Parts of the Brain Responsible for Pareidolia

The FFA (Fusiform Face Area) is the part of the brain where most of the face perception process takes place. It is located in the fusiform gyrus, in the inferior temporal cortex (the bottom part of the temporal lobe). Considering the brain lateralization, it is generally larger in the right hemisphere. Nevertheless, during observation of faces and pareidolia stimulating images, brain activation can also be observed in PFCX (Prefrontal Cortex), V1 and V2 areas (Visual Cortex) [11]. During the investigation of the brain and searching for a part responsible for processing face images using electroencephalography (EEG) and functional magnetic resonance imaging (fMRI), a difference between normal and abnormal patients’ FFA activity could be seen. Although the decreased activity in FFA is discernible in individuals who have mental disorders like SAD (Schizoaffective disorder) or in those who abuse specific types of stimulants, the pareidolia and face recognition process is similarly noticeable as in healthy individuals [13].

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In the previous study, researchers found that the pareidolia and the face perception process starts to develop in infants. Infants older than 6 months have a sound-mouth association; it was supported by the study in which infants were looking at the natural place of the mouth on four-blobs face during a sound presentation. It also showed that the intensity of pareidolia experience and ability to perceive faces in objects increases with age [14]. This implies that they recognize face layout while looking at the real face as well as in simplified face-like objects like specific paintings, abstract structures, or the facial schemes mentioned above.


Auditory Pareidolia

Our brain, trying to find a hidden message in illogical audio, produces random meanings and creates words or sentences. That’s why we can hear seemingly normal conversations instead of some computer-generated or even traffic sounds and misinterpret them as music or dialogue. The brain recognizes similarity in sounds we have heard in our lives mere seconds before and some random voices. Auditory pareidolia should not be confused with auditory hallucinations which differ in the cause of their creation. Auditory hallucinations are usually consequences of diseases such as Alzheimer’s disease and other types of dementia, schizophrenia, neurological conditions, cerebral tumors or alcohol and drug consumption [15]. However, the cause of auditory pareidolia is a random stimulus, from which people build strings of words or letters and perceive them as meaningful. Generally, pareidolia is based on stimulus which exists in contrast to hallucinations that can occur even in perfect silence.

The genesis of auditory pareidolia could potentially be a part of the auditory pathways (which we can be distinguished into e.g. Brodmann areas 41 & 42, associative cortex), where our subconscious and other elements work [16]. Our sound reception of unconscious sound stimuli mainly depends on our past experiences (similarly to visual pareidolia), one of the factors of this being that we try to associate things we discover and come up against the first time with things we are close to.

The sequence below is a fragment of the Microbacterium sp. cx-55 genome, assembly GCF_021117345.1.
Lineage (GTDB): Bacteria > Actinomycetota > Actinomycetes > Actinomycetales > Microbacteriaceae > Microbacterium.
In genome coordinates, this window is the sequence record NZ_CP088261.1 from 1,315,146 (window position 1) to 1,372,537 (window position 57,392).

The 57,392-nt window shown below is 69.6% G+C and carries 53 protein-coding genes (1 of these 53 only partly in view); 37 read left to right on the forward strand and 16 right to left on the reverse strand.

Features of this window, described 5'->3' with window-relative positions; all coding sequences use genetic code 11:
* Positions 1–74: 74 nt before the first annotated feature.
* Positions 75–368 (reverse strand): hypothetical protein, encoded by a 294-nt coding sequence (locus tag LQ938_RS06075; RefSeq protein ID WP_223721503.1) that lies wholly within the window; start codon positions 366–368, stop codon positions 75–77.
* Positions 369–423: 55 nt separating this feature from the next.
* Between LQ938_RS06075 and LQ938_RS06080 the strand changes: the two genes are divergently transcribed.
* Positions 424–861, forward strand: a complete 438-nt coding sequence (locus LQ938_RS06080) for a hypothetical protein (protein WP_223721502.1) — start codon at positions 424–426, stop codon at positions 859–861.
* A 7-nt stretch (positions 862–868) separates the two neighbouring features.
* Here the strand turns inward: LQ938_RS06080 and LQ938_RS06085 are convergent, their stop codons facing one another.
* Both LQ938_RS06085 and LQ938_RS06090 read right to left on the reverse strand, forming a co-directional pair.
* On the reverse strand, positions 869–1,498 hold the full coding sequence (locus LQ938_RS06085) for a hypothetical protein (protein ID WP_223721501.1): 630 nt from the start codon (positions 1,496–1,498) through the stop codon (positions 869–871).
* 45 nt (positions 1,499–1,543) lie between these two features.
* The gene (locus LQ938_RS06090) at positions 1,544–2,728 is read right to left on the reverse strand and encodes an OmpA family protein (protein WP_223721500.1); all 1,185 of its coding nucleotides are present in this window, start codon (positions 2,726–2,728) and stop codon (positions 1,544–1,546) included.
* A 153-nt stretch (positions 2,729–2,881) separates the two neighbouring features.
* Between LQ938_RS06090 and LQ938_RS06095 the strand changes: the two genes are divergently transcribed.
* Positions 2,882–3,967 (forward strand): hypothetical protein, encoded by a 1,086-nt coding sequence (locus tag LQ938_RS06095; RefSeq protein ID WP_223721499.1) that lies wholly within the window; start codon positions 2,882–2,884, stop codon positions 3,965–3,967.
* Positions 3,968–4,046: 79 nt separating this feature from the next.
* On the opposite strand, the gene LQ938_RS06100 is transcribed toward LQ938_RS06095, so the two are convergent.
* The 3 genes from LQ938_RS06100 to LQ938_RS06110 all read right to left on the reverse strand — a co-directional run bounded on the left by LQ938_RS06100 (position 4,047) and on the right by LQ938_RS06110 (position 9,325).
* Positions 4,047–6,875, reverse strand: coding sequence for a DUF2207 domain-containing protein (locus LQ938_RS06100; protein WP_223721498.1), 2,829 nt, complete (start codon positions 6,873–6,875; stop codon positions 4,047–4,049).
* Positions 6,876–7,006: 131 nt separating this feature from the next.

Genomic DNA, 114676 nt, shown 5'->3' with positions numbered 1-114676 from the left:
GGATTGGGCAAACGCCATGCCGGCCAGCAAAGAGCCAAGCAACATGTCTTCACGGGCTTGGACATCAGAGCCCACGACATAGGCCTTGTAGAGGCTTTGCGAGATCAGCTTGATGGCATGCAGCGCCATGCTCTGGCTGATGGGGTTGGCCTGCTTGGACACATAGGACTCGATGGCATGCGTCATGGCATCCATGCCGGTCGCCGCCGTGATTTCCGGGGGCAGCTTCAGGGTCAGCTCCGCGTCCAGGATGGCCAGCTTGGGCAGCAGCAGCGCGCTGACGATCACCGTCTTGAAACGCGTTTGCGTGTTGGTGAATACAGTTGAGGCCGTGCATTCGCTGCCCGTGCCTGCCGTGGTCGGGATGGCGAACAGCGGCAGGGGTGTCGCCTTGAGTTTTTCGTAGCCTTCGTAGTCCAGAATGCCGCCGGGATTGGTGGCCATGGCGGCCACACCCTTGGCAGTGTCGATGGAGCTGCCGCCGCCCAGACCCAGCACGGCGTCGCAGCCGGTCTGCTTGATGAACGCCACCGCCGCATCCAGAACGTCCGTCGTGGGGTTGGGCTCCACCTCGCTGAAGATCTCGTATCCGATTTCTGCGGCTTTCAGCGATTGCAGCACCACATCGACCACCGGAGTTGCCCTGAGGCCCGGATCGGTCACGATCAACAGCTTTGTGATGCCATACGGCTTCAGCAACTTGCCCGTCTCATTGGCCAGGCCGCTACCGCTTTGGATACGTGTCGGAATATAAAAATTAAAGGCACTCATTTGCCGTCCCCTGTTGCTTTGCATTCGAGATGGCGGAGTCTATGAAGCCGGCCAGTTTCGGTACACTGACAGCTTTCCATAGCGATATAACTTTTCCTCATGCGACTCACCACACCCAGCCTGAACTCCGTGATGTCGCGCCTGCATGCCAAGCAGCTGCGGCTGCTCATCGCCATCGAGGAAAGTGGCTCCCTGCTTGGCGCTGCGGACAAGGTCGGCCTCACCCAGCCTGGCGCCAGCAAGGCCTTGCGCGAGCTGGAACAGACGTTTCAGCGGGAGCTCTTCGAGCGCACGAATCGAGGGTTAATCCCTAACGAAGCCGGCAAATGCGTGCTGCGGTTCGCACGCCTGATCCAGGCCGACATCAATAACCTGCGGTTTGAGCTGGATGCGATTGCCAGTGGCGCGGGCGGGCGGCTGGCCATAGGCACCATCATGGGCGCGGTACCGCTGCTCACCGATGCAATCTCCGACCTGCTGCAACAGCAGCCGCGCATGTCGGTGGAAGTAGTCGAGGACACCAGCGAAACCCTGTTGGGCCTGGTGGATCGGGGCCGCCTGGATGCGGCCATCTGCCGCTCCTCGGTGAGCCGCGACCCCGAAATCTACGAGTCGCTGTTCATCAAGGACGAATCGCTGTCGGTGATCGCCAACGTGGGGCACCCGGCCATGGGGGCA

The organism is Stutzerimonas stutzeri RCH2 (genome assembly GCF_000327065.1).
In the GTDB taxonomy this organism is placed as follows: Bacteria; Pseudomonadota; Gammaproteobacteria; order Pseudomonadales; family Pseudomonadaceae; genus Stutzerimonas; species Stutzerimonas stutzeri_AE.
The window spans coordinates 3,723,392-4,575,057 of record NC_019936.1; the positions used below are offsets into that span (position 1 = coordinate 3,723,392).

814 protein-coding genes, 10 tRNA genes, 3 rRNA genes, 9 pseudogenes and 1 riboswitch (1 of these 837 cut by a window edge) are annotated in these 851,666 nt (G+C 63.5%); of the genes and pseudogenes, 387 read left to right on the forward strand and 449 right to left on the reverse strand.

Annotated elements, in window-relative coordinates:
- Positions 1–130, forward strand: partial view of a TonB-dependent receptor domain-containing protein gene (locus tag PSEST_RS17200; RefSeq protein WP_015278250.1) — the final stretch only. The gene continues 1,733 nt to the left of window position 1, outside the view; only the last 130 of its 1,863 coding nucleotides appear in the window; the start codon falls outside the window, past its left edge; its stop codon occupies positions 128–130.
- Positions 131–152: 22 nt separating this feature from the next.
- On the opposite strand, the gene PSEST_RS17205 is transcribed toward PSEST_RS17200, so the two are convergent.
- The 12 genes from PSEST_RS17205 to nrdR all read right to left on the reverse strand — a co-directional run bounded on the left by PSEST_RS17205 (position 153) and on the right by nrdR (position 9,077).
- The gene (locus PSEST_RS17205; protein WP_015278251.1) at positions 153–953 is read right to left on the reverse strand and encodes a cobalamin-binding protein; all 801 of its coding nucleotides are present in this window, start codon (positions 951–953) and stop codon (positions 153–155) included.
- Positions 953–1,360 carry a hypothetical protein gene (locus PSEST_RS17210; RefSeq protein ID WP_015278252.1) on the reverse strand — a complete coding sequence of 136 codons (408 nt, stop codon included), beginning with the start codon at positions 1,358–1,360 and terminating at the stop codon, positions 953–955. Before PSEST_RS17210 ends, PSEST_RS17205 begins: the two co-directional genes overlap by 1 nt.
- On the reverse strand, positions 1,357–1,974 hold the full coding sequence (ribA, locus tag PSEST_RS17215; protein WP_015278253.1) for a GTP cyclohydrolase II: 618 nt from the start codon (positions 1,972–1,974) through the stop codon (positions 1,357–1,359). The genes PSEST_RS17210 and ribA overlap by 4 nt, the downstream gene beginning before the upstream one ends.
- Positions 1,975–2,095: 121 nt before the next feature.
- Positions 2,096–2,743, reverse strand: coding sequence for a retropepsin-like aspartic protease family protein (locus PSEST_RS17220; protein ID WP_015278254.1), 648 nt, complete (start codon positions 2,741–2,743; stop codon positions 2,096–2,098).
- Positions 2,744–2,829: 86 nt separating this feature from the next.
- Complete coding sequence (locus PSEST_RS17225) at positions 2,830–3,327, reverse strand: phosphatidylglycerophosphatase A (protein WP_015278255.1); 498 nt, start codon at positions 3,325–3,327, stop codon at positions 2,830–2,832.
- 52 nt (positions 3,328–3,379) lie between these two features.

Auditory pareidolia can have its basics not only in the physiology of the brain but also in the frequency of sound. This phenomenon is called the Doppler Effect, which refers to the differences in the frequency of the sound wave. During the approach of the sound source, it seems to be higher than when it is receding (of course, in both cases the distance from the sound source is identical) [17]. A similar effect could be noticed when the listener is moving relative to the source of the wave. This means that pareidolia can occur not only because of the neurophysiology of the brain but also because of the laws of physics. 



Pareidolia, being a gripping phenomenon, which allows us to perceive some random objects and sounds as meaningful, could also be an auxiliary diagnosis for detecting brain diseases and abnormalities (as in the case with The Rorschach inkblot test). On the grounds of the presence and the intensification of the pareidolia phenomenon, mental disorders and diseases like PD or DLB can be diagnosed. However, we have to remember that the pareidolia in itself is not a sign of any mental disorder. The circumstances in which people prefer to look at anthropomorphic shapes have been used in marketing and product design, one of the simplest reasons being a greater, of course subconscious, demand for products. It is interesting to think about how something you perceive as significant could only be an intriguing cloud.


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Patryk Wekwejt

Patryk Wekwejt

I am a high school student from Poland. I fell in love with neuroscience when I started volunteering at the neurology ward at the local hospital. Currently, I am conducting research on Alzheimer's Disease, and a possible application of peptides from the melanocortin family as disease progression regulators. Besides neuroscience, I am also interested in geography, martial arts, and music.